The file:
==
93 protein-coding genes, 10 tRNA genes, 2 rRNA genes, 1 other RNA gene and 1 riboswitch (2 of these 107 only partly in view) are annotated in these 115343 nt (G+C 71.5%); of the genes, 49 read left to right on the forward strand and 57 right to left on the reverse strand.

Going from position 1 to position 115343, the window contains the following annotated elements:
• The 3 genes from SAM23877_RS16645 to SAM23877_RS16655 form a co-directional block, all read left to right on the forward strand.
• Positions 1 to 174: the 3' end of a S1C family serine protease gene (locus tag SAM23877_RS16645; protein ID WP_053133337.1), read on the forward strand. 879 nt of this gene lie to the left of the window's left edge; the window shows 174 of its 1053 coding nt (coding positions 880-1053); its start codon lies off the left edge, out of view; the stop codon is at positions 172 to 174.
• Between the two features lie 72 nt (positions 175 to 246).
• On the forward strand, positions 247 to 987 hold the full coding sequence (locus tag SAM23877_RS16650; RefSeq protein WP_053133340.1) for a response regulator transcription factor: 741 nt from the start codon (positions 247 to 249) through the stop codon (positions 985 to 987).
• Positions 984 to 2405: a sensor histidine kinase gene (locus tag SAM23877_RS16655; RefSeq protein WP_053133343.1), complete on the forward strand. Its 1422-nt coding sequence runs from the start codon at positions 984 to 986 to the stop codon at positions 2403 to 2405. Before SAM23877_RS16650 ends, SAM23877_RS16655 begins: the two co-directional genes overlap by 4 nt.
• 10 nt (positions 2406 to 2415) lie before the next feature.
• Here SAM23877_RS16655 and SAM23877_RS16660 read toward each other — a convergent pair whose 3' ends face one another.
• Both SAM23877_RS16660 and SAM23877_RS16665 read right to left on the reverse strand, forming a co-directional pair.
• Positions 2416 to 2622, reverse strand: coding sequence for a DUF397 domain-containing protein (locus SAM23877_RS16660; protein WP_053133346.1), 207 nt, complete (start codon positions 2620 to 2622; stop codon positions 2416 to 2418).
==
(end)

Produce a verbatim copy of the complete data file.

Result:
93 protein-coding genes, 10 tRNA genes, 2 rRNA genes, 1 other RNA gene and 1 riboswitch (2 of these 107 only partly in view) are annotated in these 115343 nt (G+C 71.5%); of the genes, 49 read left to right on the forward strand and 57 right to left on the reverse strand.

Going from position 1 to position 115343, the window contains the following annotated elements:
• The 3 genes from SAM23877_RS16645 to SAM23877_RS16655 form a co-directional block, all read left to right on the forward strand.
• Positions 1 to 174: the 3' end of a S1C family serine protease gene (locus tag SAM23877_RS16645; protein ID WP_053133337.1), read on the forward strand. 879 nt of this gene lie to the left of the window's left edge; the window shows 174 of its 1053 coding nt (coding positions 880-1053); its start codon lies off the left edge, out of view; the stop codon is at positions 172 to 174.
• Between the two features lie 72 nt (positions 175 to 246).
• On the forward strand, positions 247 to 987 hold the full coding sequence (locus tag SAM23877_RS16650; RefSeq protein WP_053133340.1) for a response regulator transcription factor: 741 nt from the start codon (positions 247 to 249) through the stop codon (positions 985 to 987).
• Positions 984 to 2405: a sensor histidine kinase gene (locus tag SAM23877_RS16655; RefSeq protein WP_053133343.1), complete on the forward strand. Its 1422-nt coding sequence runs from the start codon at positions 984 to 986 to the stop codon at positions 2403 to 2405. Before SAM23877_RS16650 ends, SAM23877_RS16655 begins: the two co-directional genes overlap by 4 nt.
• 10 nt (positions 2406 to 2415) lie before the next feature.
• Here SAM23877_RS16655 and SAM23877_RS16660 read toward each other — a convergent pair whose 3' ends face one another.
• Both SAM23877_RS16660 and SAM23877_RS16665 read right to left on the reverse strand, forming a co-directional pair.
• Positions 2416 to 2622, reverse strand: coding sequence for a DUF397 domain-containing protein (locus SAM23877_RS16660; protein WP_053133346.1), 207 nt, complete (start codon positions 2620 to 2622; stop codon positions 2416 to 2418).